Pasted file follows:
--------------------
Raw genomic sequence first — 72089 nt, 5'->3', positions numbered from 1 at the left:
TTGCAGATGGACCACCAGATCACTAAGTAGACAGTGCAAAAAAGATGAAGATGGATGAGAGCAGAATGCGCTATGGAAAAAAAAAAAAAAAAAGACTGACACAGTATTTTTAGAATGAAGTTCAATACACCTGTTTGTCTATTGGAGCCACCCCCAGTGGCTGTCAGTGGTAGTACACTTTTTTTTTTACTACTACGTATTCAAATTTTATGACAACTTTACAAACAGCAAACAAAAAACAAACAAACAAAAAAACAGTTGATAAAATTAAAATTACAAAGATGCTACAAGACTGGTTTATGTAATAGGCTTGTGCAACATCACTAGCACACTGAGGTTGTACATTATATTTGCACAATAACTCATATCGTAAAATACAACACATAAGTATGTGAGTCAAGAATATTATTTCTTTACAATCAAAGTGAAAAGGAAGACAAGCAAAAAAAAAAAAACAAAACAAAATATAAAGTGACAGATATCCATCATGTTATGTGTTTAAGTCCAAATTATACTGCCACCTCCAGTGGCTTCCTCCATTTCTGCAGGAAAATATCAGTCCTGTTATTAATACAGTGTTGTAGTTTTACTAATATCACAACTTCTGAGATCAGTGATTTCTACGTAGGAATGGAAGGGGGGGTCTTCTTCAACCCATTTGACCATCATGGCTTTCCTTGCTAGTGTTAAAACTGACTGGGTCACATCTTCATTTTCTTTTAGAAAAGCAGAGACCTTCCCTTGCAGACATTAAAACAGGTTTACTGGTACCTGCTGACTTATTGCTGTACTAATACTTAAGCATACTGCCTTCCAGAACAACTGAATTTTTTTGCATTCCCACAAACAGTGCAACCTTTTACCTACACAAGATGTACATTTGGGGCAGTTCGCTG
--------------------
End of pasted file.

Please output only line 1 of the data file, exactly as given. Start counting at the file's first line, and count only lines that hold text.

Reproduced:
Raw genomic sequence first — 72089 nt, 5'->3', positions numbered from 1 at the left: